Eric Hochberg is a reef systems ecologist whose main research centers on the interaction between light and the function of tropical and subtropical shallow water ecosystems, particularly coral reefs. In practice, much of his research has focused on the development and application of in situ optical and remote sensing methods to study various aspects of coral reef system function, at scales from centimeters to hundreds of kilometers. Eric’s current research projects include the NASA-funded COral Reef Airborne Laboratory (CORAL), a three-year mission that uses airborne instrumentation and remote sensing approaches to identify reef composition and model primary production from an ecosystem perspective.
Eric received his PhD in oceanography from the University of Hawaii in 2002 where he studied spectral reflectance and remote sensing of coral reefs. Prior to joining BIOS he was an assistant professor at the Nova Southeastern University Oceanographic Center. Currently, Eric serves as the associate editor for the journal Frontiers in Marine Science: Coral Reef Research and he is on the editorial board for Remote Sensing of Environment. He is part of the science team for the NASA Hyspiri mission study and he is serving on the “Ecosystems” panel for the Decadal Survey for Earth Science and Applications from Space by the National Academies of Science, Engineering, and Medicine.
Ecology and bio-optics of coral reef/shallow water organisms, communities and systems; remote sensing of coral reefs for application to ecosystem-scale scientific studies and conservation across local, regional and global scales; organism-, community- and ecosystem-scale biogeochemical responses to stressors, both local and global/climate-related; connection between genetic, taxonomic, functional and bio-optical diversity.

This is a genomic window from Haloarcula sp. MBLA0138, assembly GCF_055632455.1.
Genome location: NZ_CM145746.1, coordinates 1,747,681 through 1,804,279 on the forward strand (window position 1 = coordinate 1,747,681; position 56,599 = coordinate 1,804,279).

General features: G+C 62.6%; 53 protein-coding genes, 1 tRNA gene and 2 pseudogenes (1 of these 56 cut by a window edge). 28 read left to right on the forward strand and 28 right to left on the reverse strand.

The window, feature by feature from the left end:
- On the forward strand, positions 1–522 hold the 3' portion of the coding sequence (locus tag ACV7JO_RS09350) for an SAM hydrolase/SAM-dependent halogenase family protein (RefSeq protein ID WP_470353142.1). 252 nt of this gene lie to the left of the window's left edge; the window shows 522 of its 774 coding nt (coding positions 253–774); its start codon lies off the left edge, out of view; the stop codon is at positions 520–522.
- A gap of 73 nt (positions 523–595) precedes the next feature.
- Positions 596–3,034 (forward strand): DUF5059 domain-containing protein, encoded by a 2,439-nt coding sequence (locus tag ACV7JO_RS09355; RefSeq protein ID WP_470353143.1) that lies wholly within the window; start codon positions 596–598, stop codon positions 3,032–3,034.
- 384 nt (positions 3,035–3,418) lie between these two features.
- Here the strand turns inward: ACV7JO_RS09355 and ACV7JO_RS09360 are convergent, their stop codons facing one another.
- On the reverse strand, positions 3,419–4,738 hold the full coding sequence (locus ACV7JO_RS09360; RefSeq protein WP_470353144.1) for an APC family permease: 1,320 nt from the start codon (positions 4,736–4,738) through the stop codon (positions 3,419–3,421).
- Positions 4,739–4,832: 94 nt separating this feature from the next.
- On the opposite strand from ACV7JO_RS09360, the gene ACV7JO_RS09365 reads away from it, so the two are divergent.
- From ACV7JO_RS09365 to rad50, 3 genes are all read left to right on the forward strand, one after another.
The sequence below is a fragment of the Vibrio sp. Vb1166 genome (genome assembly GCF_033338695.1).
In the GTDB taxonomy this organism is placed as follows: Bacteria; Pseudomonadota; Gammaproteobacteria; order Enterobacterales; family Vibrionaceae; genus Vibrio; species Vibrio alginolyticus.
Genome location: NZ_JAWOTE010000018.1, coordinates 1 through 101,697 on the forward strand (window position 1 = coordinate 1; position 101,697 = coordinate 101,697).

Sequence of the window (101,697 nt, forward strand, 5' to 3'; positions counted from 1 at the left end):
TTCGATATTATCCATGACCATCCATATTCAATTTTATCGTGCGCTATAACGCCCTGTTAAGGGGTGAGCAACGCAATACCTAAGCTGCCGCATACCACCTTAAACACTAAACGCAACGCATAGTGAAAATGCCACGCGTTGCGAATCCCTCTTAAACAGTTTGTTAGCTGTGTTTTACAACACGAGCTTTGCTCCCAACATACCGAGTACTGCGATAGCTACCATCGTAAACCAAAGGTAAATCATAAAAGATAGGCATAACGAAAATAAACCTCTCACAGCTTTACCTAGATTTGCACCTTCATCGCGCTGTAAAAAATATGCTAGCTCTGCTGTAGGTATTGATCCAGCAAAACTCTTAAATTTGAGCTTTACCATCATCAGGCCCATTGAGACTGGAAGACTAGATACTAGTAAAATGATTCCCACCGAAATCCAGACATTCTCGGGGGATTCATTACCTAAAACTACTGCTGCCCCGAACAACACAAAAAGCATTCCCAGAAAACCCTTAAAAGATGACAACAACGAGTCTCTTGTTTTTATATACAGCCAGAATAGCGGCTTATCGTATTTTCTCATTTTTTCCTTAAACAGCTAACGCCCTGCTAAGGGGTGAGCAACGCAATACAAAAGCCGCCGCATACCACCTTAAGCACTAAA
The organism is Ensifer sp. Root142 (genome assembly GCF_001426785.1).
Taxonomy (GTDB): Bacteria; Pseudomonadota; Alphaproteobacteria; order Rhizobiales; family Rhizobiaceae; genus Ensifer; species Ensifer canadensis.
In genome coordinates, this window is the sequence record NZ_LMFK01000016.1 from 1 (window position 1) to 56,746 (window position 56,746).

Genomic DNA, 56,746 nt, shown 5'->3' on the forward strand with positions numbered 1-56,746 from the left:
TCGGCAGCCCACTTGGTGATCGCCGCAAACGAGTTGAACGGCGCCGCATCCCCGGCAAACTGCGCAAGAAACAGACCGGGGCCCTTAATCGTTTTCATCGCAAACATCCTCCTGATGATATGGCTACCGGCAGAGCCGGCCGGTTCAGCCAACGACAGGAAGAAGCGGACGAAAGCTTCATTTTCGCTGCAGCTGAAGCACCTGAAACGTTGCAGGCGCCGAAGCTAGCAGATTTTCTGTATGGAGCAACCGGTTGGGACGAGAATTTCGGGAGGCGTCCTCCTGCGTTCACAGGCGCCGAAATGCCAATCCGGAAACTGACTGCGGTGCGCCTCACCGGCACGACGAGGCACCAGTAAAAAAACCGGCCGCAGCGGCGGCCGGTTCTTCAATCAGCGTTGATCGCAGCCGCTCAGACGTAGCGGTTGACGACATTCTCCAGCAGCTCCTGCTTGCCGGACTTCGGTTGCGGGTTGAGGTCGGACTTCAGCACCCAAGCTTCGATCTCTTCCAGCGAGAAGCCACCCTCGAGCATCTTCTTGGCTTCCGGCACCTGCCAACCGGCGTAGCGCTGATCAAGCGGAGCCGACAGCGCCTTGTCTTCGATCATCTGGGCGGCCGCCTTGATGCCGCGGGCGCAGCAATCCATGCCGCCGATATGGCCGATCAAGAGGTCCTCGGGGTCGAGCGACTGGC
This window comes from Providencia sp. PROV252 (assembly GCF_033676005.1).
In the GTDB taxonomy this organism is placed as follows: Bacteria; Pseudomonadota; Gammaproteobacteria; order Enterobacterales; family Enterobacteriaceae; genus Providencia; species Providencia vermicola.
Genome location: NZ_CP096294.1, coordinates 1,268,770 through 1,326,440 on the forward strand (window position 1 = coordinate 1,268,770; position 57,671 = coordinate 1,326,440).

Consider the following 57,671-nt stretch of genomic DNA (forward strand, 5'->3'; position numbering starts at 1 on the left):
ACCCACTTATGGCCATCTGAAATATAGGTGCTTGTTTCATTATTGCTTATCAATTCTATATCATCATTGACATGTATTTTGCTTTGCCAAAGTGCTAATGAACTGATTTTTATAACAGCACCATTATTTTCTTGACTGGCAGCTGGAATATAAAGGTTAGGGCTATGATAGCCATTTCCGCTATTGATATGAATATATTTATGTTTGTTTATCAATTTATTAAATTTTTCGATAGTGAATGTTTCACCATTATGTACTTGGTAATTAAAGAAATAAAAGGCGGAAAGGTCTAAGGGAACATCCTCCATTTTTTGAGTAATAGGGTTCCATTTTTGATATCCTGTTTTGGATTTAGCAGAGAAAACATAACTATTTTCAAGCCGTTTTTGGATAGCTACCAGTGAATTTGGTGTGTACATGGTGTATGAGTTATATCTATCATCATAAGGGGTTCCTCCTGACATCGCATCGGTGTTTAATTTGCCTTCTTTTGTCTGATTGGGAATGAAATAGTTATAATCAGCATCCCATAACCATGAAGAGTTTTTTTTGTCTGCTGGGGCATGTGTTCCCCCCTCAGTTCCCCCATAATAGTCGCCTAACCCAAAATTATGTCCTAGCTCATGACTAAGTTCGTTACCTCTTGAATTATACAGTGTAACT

University of Hawaii, Honolulu, HI, 2002
-PhD in Oceanography
University of Hawaii, Honolulu, HI, 1998
-MSc in Oceanography
Brown University, Providence, RI, 1991
-BA in Biology
Click here for a full list of Dr. Hochberg's publications.
Hochberg EJ (2011) Remote sensing of coral reef processes. In: Dubinsky Z, Stambler N (eds) Coral Reefs: An Ecosystem in Transition. Springer, The Netherlands, pp25-35
Hochberg EJ, Andréfouët S, Tyler MR (2003) Sea surface correction of high spatial resolution Ikonos images to improve bottom mapping in near-shore environments. IEEE Trans Geosci Remote Sens 41:1724-1729
Hochberg EJ, Apprill AM, Atkinson MJ, Bidigare RR (2006) Bio-optical modeling of photosynthetic pigments in corals. Coral Reefs 25:99-109
Hochberg EJ, Atkinson MJ (2000) Spectral discrimination of coral reef benthic communities. Coral Reefs 19:164-171
Hochberg EJ, Atkinson MJ (2003) Capabilities of remote sensors to classify coral, algae and sand as pure and mixed spectra. Remote Sens Environ 85:174-189
Hochberg EJ, Atkinson MJ (2008) Coral reef benthic productivity based on optical absorptance and light-use efficiency. Coral Reefs 27:49-59
Hochberg EJ, Atkinson MJ, Andréfouët S (2003) Spectral reflectance of coral reef bottom-types worldwide and implications for coral reef remote sensing. Remote Sens Environ 85:159-173
Hochberg EJ, Atkinson MJ, Apprill A, Andrefouet S (2004) Spectral reflectance of coral. Coral Reefs 23:84-95
Kahng SE, Hochberg EJ, Apprill A, Wagner D, Luck DG, Perez D, Bidigare RR (2012) Efficient light harvesting in deep-water zooxanthellate corals. Mar Ecol Prog Ser 455:65-77
Mumby PJ, Skirving W, Strong AE, Hardy JT, LeDrew EF, Hochberg EJ, Stumpf RP, David LT (2004) Remote sensing of coral reefs and their physical environment. Mar Pollut Bull 48:219-228